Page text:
hop it up

June 19th, 2009

A recent fad to hit the microbrews on our coast is fresh hopping as a finishing step in brewing Pale Ales. In the traditional partial mash brewing technique, hops is boiled with the grains, losing much of it’s floral oils, which this fresh hopping returns to the brew. The green hopped beers have a grassy, fruity, floral note that cuts the normally bitter hoppy flavor. Our favorite beer of this style is Torpedo by Sierra Nevada. They kind of cheat by forcing their fermented beer through a Hopper that washes it in fresh hops, allowing it to soak up a super dose of the oils right before bottling. We can’t do that at home. Or, rather, it would probably be the end of our marriage if Doug built one of these systems. Where would we put it? No, NOT the linen closet!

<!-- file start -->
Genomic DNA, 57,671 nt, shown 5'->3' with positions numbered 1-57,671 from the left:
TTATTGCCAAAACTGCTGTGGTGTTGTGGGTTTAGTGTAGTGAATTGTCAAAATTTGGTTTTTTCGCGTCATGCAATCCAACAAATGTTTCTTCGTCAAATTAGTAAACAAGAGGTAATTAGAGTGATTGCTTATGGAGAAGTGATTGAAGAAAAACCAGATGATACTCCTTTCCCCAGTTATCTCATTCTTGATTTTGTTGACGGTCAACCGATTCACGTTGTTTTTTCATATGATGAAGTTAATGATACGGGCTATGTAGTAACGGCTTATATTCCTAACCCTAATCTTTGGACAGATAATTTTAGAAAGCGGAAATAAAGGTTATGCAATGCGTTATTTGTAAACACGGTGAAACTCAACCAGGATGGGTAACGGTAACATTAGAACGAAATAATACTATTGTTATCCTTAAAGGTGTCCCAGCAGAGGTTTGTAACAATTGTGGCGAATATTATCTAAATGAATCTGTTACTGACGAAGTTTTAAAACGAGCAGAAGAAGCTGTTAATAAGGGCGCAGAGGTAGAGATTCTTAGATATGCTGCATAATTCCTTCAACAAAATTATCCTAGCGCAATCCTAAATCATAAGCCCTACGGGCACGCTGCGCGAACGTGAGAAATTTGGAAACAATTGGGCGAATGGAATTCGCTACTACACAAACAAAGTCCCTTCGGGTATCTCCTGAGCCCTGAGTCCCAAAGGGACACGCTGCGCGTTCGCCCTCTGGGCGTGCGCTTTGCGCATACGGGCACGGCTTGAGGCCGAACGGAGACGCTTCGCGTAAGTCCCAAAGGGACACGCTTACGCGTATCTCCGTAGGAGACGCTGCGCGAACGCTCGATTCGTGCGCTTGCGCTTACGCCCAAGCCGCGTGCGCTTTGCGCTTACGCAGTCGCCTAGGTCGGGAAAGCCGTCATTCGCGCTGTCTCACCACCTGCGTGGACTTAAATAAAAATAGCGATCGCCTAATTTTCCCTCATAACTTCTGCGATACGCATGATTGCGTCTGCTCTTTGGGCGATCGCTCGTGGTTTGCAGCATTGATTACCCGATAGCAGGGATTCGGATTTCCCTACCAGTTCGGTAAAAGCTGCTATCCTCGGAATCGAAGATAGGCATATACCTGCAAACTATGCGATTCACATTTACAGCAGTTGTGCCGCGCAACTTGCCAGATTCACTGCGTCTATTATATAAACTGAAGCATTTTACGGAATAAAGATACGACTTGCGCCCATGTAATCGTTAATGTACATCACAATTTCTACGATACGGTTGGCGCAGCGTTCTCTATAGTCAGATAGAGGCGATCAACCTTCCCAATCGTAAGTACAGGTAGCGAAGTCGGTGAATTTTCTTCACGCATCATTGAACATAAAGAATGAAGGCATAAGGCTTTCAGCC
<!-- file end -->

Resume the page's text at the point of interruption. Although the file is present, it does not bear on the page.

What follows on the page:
Allegedly, as home brewer we can achieve a less grassy, but smoother/more floral taste by dry hopping – adding hops to the fermented beer and allowing this to steep for a few weeks before bottling.

If you are a home brewer, you might be interested in this explanation of dry hopping. If you are just a beer drinker, seek out some Torpedo. It goes great with nachos.